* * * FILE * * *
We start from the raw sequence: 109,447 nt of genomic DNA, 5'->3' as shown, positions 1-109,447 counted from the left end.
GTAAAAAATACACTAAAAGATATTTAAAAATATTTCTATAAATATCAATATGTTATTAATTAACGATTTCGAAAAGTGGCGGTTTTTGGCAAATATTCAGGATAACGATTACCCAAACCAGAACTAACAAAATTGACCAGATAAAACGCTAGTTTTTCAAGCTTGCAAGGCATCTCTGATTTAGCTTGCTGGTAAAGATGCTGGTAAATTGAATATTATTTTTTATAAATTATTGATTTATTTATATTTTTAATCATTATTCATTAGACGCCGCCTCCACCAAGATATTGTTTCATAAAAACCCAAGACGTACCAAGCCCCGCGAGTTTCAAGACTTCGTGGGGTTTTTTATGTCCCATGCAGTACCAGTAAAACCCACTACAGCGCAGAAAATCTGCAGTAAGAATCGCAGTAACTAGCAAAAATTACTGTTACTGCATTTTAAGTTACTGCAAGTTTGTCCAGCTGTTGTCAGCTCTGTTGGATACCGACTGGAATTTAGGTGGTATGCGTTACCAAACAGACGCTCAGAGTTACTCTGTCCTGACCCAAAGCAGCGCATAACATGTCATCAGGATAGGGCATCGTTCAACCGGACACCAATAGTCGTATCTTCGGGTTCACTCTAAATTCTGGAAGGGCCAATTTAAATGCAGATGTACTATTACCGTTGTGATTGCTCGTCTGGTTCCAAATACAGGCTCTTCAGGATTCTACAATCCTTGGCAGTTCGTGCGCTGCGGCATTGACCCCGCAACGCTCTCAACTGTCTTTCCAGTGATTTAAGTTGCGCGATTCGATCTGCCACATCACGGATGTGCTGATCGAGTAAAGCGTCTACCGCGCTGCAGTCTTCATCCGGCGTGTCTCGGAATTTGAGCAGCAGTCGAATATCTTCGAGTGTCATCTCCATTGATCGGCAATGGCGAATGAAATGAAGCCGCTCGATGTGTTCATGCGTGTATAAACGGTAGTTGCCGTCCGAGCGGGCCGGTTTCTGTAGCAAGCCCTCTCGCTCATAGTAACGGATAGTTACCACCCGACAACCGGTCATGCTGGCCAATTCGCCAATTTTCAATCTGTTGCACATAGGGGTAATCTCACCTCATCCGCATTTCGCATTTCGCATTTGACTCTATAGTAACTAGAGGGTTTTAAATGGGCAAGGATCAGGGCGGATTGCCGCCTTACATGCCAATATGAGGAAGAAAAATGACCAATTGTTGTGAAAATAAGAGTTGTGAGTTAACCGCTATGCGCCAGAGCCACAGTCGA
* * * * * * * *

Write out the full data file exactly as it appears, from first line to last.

We start from the raw sequence: 109,447 nt of genomic DNA, 5'->3' as shown, positions 1-109,447 counted from the left end.
GTAAAAAATACACTAAAAGATATTTAAAAATATTTCTATAAATATCAATATGTTATTAATTAACGATTTCGAAAAGTGGCGGTTTTTGGCAAATATTCAGGATAACGATTACCCAAACCAGAACTAACAAAATTGACCAGATAAAACGCTAGTTTTTCAAGCTTGCAAGGCATCTCTGATTTAGCTTGCTGGTAAAGATGCTGGTAAATTGAATATTATTTTTTATAAATTATTGATTTATTTATATTTTTAATCATTATTCATTAGACGCCGCCTCCACCAAGATATTGTTTCATAAAAACCCAAGACGTACCAAGCCCCGCGAGTTTCAAGACTTCGTGGGGTTTTTTATGTCCCATGCAGTACCAGTAAAACCCACTACAGCGCAGAAAATCTGCAGTAAGAATCGCAGTAACTAGCAAAAATTACTGTTACTGCATTTTAAGTTACTGCAAGTTTGTCCAGCTGTTGTCAGCTCTGTTGGATACCGACTGGAATTTAGGTGGTATGCGTTACCAAACAGACGCTCAGAGTTACTCTGTCCTGACCCAAAGCAGCGCATAACATGTCATCAGGATAGGGCATCGTTCAACCGGACACCAATAGTCGTATCTTCGGGTTCACTCTAAATTCTGGAAGGGCCAATTTAAATGCAGATGTACTATTACCGTTGTGATTGCTCGTCTGGTTCCAAATACAGGCTCTTCAGGATTCTACAATCCTTGGCAGTTCGTGCGCTGCGGCATTGACCCCGCAACGCTCTCAACTGTCTTTCCAGTGATTTAAGTTGCGCGATTCGATCTGCCACATCACGGATGTGCTGATCGAGTAAAGCGTCTACCGCGCTGCAGTCTTCATCCGGCGTGTCTCGGAATTTGAGCAGCAGTCGAATATCTTCGAGTGTCATCTCCATTGATCGGCAATGGCGAATGAAATGAAGCCGCTCGATGTGTTCATGCGTGTATAAACGGTAGTTGCCGTCCGAGCGGGCCGGTTTCTGTAGCAAGCCCTCTCGCTCATAGTAACGGATAGTTACCACCCGACAACCGGTCATGCTGGCCAATTCGCCAATTTTCAATCTGTTGCACATAGGGGTAATCTCACCTCATCCGCATTTCGCATTTCGCATTTGACTCTATAGTAACTAGAGGGTTTTAAATGGGCAAGGATCAGGGCGGATTGCCGCCTTACATGCCAATATGAGGAAGAAAAATGACCAATTGTTGTGAAAATAAGAGTTGTGAGTTAACCGCTATGCGCCAGAGCCACAGTCGA